“Your application must show: The benefits your idea would bring to your community, profession or other groups, and to the UK as a whole; Why your idea needs to be researched abroad, in which countries, and why it could not be done through desk-based research from home; What are your plans for sharing your insights once you return to the UK.”
Follow. This. Recipe. Seriously – they’ve just told you how to write your application, right there. Just do that.
The best time to plan your dissemination is before you write your application. It should be part of the overall plan for your project, as there is no point in going if you don’t tell others what you have learnt. If you think about who you are going to talk to when you get back, this will help you to clarify what you are trying to do when you are overseas.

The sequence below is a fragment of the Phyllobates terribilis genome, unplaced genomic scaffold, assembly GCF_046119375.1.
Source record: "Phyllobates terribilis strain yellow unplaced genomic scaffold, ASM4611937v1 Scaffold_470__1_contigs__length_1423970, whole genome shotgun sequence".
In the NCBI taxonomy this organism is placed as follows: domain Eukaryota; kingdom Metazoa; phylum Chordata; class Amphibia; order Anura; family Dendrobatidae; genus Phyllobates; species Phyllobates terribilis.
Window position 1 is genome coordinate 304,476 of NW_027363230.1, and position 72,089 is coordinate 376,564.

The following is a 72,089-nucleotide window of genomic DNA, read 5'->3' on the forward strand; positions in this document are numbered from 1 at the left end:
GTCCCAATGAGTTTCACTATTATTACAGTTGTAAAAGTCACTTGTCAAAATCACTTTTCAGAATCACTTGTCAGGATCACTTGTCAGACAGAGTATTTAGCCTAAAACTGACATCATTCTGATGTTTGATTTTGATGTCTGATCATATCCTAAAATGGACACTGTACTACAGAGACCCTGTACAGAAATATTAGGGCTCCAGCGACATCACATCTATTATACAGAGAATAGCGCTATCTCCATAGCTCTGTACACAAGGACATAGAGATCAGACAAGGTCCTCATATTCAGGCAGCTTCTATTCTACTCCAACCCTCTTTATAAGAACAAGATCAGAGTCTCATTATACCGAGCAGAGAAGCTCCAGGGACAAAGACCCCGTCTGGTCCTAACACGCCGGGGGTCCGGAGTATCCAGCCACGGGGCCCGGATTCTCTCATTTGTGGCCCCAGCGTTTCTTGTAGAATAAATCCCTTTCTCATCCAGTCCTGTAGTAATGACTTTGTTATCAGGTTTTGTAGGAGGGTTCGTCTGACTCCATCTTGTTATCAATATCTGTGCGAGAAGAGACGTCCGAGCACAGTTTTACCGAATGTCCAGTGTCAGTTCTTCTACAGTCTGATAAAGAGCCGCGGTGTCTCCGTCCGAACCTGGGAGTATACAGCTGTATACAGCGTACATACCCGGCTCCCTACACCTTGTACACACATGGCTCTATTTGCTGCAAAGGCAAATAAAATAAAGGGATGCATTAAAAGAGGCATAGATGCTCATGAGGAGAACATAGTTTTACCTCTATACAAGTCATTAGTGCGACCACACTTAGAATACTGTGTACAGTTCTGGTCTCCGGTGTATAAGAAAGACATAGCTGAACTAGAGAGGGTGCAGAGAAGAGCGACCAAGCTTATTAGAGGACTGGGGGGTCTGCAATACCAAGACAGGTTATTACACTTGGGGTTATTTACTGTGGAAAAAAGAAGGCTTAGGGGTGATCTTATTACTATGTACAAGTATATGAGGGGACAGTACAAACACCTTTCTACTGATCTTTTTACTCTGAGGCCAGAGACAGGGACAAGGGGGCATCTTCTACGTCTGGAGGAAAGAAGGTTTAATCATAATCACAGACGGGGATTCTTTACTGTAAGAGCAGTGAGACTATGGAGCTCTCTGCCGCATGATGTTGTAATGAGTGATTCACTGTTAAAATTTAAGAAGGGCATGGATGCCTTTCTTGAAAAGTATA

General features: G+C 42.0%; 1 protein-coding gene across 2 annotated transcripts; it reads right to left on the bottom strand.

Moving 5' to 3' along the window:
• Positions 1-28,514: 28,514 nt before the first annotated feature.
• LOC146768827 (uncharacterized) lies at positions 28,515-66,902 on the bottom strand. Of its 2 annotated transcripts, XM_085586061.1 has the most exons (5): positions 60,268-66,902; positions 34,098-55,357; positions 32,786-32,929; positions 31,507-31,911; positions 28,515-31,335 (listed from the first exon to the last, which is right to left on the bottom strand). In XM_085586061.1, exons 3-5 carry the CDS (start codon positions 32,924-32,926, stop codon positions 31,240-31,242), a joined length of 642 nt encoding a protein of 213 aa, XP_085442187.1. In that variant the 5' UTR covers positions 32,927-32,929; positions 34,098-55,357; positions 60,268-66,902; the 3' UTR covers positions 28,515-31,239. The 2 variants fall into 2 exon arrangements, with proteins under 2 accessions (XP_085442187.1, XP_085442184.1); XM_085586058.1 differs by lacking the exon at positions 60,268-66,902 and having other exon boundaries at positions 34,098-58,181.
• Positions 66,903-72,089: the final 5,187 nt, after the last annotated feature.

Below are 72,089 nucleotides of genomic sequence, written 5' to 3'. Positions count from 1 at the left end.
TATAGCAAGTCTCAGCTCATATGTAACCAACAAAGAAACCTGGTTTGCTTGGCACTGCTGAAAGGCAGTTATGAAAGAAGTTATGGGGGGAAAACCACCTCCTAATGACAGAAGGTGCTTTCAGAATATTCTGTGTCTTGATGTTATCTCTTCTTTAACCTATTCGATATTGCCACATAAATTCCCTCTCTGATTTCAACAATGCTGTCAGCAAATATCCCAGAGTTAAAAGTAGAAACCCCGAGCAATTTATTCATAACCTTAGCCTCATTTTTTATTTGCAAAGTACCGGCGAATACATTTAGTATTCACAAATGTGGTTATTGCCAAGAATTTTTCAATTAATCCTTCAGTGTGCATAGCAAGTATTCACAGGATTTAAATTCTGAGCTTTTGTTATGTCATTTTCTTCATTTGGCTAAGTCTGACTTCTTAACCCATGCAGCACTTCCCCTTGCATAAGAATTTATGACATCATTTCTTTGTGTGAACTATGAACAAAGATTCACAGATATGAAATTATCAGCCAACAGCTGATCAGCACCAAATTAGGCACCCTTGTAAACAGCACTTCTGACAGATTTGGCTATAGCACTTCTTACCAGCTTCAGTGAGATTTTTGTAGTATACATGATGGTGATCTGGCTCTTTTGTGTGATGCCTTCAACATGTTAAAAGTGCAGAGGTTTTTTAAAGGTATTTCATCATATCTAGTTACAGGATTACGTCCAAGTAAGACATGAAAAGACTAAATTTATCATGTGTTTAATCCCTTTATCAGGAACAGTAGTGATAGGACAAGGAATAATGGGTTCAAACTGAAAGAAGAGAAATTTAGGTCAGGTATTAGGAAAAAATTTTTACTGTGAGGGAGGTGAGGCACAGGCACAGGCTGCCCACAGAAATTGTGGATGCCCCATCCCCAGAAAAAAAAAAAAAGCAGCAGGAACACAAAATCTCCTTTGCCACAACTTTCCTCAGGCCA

“Fellows’ own networks: You will have your own networks within your profession and they will be your first stop for announcing the ideas you wish to see implemented in the UK. You will need to ‘aim high’, contacting CEOs, Chairs and MDs [Managing Directors, presumably] initially. Workshops, seminars, conferences, presentations etc are all good ways to share your recommendations with your own networks.”
That’s clear: step up! You need to think about who, in your country, would be interested in what you are doing. This should be a shortlist of Professors, Chairs of boards, Vice Chancellors and Heads of academic departments. The Fellowship will open the door for you, but you need to be prepared to walk in with a clear message, and listen to what these people have to say about your idea. Speak truth to power.
The application form